The African city may still be one of the worst cities to live in the world due to having the worst score out of 140 countries for healthcare, one of the worst for infrastructure, as well as continual social unrest. However, it has one of the most improved liveability scores over the last five years.

6. Karachi, Pakistan


Boys aboard an abandoned boat collect recyclable items through polluted waters in front of fishing boats at Fish Harbor in Karachi, Pakistan, August 17, 2016.Reuters

This city had one of the lowest scores for stability and for culture and environment. However, a modest score for education at 66.7 helped keep it from topping the worst cities to live ranking. it is tied at the 6th spot alongside Algeria’s capital, Algiers.

6. Algiers, Algeria

A woman hangs her washing out to dry on her roof top in the old city of Algiers Al Casbah, Algeria December 6, 2015.Reuters

The city tied with Karachi with an overall score of 40.9 due to scoring under 50 for all categories including stability, infrastructure, healthcare, and education.

5. Port Moresby, Papua New Guinea

A Papua New Guinea police special services division officer (L) talks through a megaphone as students attempt to march from University of Papua New Guinea in Port Moresby, Papua New Guinea, June 8, 2016.Reuters

The city’s stability is super-low at 30 as political and social unrest is continual. Its healthcare score is also one of the worst in the world.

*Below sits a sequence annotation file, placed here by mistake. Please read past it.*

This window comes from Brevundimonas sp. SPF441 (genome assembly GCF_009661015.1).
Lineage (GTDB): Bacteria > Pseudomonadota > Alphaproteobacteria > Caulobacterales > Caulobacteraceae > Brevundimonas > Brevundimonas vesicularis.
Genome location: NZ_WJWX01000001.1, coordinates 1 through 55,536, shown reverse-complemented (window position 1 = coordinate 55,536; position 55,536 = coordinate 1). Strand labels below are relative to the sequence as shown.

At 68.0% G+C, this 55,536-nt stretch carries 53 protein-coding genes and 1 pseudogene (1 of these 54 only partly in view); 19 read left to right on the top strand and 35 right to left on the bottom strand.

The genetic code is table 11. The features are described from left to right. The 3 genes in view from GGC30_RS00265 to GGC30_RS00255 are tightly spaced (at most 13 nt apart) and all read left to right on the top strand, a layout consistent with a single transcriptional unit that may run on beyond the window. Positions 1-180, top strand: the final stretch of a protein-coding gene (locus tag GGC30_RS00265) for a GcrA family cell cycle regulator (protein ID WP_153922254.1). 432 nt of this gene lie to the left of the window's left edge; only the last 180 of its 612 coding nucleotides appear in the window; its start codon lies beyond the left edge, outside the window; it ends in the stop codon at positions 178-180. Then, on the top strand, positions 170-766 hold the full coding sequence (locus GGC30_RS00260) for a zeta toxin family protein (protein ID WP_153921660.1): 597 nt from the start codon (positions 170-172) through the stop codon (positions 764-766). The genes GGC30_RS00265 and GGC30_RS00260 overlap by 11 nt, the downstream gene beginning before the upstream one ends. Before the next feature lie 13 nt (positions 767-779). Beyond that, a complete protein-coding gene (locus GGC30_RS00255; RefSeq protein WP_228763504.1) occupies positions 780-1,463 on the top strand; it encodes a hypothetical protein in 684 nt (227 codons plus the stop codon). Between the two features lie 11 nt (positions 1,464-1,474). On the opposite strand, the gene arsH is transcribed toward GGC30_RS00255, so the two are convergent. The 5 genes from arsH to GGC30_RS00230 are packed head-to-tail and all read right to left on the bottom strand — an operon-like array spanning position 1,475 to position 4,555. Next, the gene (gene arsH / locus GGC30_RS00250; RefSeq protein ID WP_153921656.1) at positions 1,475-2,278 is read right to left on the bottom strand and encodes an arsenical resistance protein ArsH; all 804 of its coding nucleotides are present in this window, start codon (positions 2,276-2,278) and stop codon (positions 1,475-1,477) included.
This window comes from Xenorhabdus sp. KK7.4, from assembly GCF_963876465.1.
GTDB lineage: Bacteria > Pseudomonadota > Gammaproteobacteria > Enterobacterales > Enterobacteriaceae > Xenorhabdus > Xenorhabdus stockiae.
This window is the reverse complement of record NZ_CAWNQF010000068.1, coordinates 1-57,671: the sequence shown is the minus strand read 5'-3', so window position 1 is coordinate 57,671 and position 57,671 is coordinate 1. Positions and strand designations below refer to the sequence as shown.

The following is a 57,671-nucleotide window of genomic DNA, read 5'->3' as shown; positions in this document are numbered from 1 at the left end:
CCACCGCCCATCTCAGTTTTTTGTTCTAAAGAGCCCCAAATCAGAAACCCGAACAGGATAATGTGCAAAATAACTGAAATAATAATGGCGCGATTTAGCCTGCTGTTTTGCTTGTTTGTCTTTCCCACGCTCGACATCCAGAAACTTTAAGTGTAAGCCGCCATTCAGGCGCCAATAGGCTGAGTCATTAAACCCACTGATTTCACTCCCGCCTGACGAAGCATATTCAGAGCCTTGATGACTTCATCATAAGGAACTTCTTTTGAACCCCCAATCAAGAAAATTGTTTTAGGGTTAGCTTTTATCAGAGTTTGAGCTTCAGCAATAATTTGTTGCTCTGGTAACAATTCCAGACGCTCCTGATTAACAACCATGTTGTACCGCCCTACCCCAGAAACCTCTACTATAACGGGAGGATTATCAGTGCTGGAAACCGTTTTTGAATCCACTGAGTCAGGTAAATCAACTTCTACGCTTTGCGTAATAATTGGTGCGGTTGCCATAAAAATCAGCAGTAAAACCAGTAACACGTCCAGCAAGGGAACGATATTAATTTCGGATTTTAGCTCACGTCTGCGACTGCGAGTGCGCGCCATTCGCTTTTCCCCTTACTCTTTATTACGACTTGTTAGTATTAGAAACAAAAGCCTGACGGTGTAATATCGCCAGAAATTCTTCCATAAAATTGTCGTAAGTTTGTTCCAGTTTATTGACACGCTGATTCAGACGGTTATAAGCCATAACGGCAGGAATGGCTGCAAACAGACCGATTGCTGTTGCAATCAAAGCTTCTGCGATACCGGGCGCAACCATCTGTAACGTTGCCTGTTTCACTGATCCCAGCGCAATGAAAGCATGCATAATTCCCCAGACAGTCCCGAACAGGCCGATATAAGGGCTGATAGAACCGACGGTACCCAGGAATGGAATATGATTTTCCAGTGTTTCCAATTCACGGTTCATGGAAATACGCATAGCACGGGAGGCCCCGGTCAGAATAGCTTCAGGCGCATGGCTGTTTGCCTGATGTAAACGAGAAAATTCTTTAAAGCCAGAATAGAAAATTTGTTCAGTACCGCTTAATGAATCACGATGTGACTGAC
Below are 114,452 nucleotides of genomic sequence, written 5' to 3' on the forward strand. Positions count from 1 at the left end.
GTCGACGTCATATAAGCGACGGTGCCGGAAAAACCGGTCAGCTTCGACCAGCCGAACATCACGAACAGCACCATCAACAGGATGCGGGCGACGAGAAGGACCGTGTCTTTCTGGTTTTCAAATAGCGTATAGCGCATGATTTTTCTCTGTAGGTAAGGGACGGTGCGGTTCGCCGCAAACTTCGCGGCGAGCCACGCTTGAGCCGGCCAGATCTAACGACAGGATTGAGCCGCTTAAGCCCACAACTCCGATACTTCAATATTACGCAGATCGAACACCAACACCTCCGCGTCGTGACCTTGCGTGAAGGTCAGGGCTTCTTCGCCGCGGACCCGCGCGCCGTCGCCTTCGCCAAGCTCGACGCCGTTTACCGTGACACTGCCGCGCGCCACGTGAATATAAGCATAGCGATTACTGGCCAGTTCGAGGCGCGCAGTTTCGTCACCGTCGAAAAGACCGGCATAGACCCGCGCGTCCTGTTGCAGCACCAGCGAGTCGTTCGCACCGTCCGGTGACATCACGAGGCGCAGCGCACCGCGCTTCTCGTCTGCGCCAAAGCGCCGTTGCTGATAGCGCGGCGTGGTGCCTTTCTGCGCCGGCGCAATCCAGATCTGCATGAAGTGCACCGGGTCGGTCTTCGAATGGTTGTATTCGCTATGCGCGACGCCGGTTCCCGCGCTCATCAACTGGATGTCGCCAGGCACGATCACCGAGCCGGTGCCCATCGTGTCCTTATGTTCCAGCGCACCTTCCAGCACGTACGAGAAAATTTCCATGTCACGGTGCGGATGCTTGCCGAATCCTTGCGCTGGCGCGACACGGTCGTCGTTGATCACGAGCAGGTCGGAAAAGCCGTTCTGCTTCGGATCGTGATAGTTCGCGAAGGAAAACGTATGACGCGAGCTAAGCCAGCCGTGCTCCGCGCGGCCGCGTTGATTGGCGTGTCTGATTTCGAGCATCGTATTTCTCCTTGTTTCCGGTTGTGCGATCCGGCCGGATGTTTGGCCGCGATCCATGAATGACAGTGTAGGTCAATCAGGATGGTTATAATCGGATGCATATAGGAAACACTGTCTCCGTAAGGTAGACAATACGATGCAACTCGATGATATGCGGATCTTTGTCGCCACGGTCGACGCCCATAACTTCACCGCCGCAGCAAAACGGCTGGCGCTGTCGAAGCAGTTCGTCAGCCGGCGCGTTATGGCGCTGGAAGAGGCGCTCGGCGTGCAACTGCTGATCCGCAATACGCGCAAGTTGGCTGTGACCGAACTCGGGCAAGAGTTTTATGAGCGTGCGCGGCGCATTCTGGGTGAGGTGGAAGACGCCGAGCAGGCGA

4. Dhaka, Bangladesh

Residents watch from rooftops after a police operation on militants on the outskirts of Dhaka, Bangladesh, July 26, 2016.Reuters

The EIU said that “violent acts of terrorism” in Bangladesh have taken their toll on the city’s liveability ranking, as it has the lowest score for infrastructure out of the 140 cities surveyed.

3. Lagos, Nigeria

In this photo taken Friday, Jan, 24. 2014, a scavenger in Lagos, Nigeria sorts out iron and plastic to sell at the Olusosun dump site the city’s largest dump. With a population of more than 22 million, garbage piles up on streets, outside homes and along the waterways and lagoons, creating eyesores and putrid smells. The booming city also has major electricity shortages and many residents rely on diesel generators that cloud the air with black exhaust. (AP Photo/ Sunday Alamba)

The city has the worst score for stability at 10. “Continued threat from groups like Boko Haram acts as a constraint to improving stability in Lagos, Nigeria’s largest city,” says the EIU.

2. Tripoli, Libya


“Escalations in hostilities in Libya have prompted a sharp decline in liveability in Tripoli as the threat to stability from Islamic State (IS, an extreme global jihadi group) continues to spread across the Middle East and North Africa,” said the EIU.

1. Damascus, Syria

A man takes pictures with his mobile phone at a site by an airstrike in the rebel held Douma neighborhood of Damascus, Syria July 22, 2016.Reuters

The city was relatively stable years ago but it remains “the subject of high-profile armed conflicts,” said the EIU. “Conflict is responsible for many of the lowest scores. This is not only because stability indicators have the highest single scores but also because factors defining stability spread to have an adverse effect on other categories,” it added.